The world.

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Tabular Rasa

I will never be able to write avant-garde poetry

With unexpected but meaningful spaces between words and lines

Because I do not know how to make tabs work on my computer

If I had a typewriter

I could be a real contender

Making poems located in the middle of the page

Or triangle shaped

Or strung out on a clothesline

I learned how to type in the seventh grade

On a black standard Underwood

A very serious machine

The keys struck the paper hard

At my finest

I achieved a speed of 20 words per minute.

When I went to college down south

I had my own typewriter

Royal Portable with matching suitcase

On which I typed my essays

Using erasable paper and white-out and

Even though I screamed inflammatory curses at the status quo

Because I was a rebel

I knew how to use the tab key.

When I opened my law practice I bought an IBM word processor and

Drafted motions and memoranda and such

Employing my tab key expertly and

With business acumen.

But my computer is different

It turns a blank face to me.

It took me three years to learn how to double space

And the tab key is still mysterious

So I am resigned to writing in ragged rectangles

And will leave typographical advances to poets smart enough

To understand a screen.

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I have an animus

Which is defined as hostility or ill feeling

I had to look up the word.

I have an animus

For my neighbor who is viciously unhappy

And disdainful and parasitically feckless.

She once used the expression “greasy Jews” to describe men she rejected.

I think of my animus as a small mouse-like creature

Bad tempered

Ferocious in spirit

But more apt to hide under the front steps than confront an enemy.

When I see my neighbor I run the other way

Nursing my animus

Close to my chest.

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Pop Culture

All morning I look at the clock

Waiting for the moment I can announce that

I think I’ll have some popcorn. If it’s

Too early then I have nothing to look forward to later.

Too late and my stomach feels hollow and growly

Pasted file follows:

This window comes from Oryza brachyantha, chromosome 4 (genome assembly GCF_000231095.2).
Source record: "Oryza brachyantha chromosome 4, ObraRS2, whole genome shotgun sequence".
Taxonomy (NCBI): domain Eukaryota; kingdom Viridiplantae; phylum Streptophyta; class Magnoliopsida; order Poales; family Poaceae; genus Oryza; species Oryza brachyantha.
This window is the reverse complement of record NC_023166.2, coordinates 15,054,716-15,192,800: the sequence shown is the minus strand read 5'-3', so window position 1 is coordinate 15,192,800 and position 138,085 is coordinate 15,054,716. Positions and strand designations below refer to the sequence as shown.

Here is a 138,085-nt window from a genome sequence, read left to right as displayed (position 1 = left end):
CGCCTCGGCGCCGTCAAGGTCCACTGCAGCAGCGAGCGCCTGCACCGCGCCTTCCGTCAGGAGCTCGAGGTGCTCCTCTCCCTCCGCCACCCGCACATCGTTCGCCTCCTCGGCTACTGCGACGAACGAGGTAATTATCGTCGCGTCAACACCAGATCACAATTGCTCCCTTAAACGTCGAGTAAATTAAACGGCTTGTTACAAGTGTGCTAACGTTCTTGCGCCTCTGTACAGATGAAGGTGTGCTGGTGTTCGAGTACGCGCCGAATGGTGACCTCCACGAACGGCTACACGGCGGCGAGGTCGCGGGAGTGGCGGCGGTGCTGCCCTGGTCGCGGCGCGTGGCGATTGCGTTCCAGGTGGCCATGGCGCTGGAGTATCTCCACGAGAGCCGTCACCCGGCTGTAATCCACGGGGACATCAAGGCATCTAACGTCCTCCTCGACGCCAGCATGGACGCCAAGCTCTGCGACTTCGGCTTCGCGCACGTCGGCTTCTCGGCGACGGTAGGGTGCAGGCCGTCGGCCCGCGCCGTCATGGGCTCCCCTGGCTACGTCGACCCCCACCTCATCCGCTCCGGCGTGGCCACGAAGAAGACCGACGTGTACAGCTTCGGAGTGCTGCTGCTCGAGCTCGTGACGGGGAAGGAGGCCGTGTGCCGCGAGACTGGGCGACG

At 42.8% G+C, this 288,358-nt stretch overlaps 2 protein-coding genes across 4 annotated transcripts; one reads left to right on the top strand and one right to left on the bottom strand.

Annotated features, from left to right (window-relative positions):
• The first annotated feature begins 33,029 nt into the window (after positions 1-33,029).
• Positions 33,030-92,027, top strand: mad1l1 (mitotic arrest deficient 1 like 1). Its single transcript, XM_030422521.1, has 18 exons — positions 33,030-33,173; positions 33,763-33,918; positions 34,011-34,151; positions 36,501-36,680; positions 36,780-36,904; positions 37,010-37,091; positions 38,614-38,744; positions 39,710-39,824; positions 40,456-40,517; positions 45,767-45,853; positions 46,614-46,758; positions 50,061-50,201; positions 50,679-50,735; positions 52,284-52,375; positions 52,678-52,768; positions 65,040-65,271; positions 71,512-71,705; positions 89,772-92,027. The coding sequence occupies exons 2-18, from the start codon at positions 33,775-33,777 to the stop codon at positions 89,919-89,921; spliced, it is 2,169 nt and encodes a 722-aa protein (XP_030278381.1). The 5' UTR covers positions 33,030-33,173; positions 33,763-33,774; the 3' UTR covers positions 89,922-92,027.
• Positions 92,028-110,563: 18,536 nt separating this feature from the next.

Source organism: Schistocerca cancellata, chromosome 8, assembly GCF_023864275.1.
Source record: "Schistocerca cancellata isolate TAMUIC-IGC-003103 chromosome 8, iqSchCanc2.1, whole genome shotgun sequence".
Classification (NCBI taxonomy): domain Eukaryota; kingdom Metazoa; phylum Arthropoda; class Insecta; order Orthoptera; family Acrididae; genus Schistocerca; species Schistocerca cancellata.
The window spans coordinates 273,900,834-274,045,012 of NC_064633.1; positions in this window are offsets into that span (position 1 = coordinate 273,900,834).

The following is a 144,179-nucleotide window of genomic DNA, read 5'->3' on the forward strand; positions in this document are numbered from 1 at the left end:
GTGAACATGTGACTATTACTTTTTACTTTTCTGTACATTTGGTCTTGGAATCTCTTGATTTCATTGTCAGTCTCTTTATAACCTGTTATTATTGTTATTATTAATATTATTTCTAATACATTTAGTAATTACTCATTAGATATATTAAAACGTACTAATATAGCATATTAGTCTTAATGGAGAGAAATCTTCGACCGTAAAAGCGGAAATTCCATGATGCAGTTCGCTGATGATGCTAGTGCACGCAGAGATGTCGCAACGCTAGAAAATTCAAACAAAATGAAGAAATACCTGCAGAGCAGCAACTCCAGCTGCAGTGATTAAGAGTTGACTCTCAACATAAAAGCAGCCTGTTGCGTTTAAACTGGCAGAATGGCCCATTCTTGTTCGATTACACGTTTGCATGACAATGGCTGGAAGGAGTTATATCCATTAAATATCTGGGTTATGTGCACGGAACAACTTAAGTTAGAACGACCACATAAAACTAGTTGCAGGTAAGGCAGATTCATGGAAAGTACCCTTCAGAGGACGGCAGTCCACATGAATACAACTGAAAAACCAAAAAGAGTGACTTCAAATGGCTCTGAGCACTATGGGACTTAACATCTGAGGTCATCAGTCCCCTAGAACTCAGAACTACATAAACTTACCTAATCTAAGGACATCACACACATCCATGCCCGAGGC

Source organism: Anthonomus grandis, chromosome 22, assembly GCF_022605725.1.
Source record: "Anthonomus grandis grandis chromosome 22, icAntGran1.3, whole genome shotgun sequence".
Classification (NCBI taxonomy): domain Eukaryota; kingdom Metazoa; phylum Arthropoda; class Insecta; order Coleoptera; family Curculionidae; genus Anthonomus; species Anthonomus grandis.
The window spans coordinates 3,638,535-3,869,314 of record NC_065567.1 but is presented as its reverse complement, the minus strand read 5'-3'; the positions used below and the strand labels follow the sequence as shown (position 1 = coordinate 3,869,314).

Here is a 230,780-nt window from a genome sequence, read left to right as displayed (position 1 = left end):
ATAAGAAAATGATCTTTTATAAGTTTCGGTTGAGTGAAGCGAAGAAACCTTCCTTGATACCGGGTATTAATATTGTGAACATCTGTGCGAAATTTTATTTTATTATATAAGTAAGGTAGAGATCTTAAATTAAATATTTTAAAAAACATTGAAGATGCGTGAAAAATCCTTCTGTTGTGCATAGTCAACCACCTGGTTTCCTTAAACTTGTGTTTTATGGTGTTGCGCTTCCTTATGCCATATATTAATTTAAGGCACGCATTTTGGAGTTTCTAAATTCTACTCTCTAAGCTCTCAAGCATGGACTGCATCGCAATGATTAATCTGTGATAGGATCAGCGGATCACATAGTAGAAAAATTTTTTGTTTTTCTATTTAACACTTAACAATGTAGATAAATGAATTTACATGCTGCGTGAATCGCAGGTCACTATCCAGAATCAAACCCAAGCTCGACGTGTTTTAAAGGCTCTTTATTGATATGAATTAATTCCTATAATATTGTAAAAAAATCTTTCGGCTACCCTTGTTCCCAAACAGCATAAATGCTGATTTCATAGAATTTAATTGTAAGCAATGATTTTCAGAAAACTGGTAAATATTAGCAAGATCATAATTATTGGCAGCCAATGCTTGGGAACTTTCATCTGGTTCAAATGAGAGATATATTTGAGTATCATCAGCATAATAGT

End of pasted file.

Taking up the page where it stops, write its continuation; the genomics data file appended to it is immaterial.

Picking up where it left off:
When I decide that enough time has passed

I get out the machine

My jar of kernels

A big wooden bowl

Butter and cup

I measure out three tablespoons of popcorn

Place the bowl carefully under the chute

And plug the machine in.

While the kernels are heating up and starting to pop

I cut a tablespoon of butter into the cup

Melt it to yellow and

When the bowl is filled with popcorn

Pour the melted butter on top. I

Take my bowl to the corner of the sofa

And eat kernel by kernel by handful

and lick my lips. Sadly

When I am finished

All I wish is that

I had a bowl of popcorn to look forward to.

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Tripping the Light

I can’t dance

Unless I’m tripping

Then I am gripped

By the music, you know

I found that secret in dream town when I was

Down and out

Panhandling at the intersection of Haight and Asbury

That night about eight or so

Wearing a gauzy peasant blouse and

Long skirt

Bearing feathers in my hair and


And barefoot

An old coot gave me a small square of LSD and a ticket to the show

I crow-walked in

Heart played on stage

Waves of music splashed through the hall

I started to dash and rage and jig and two-step in time

Lights flashing and pulsing in rhyme

With hundreds of others

All psychedelic colors and fancies ripping

And me with the best of them dipping and

Dancing fit to bust.

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The Omnipresence of Cats

Cats feature large in my world.

Just when I think I am writing a poem about death

A cat appears in the second paragraph

When I am drawing a portrait of my husband

He sprouts whiskers and pointy ears.

At the opera listening to Un bel di vedremo

I can hear meows

And Madame Butterfly swishes a furry tail.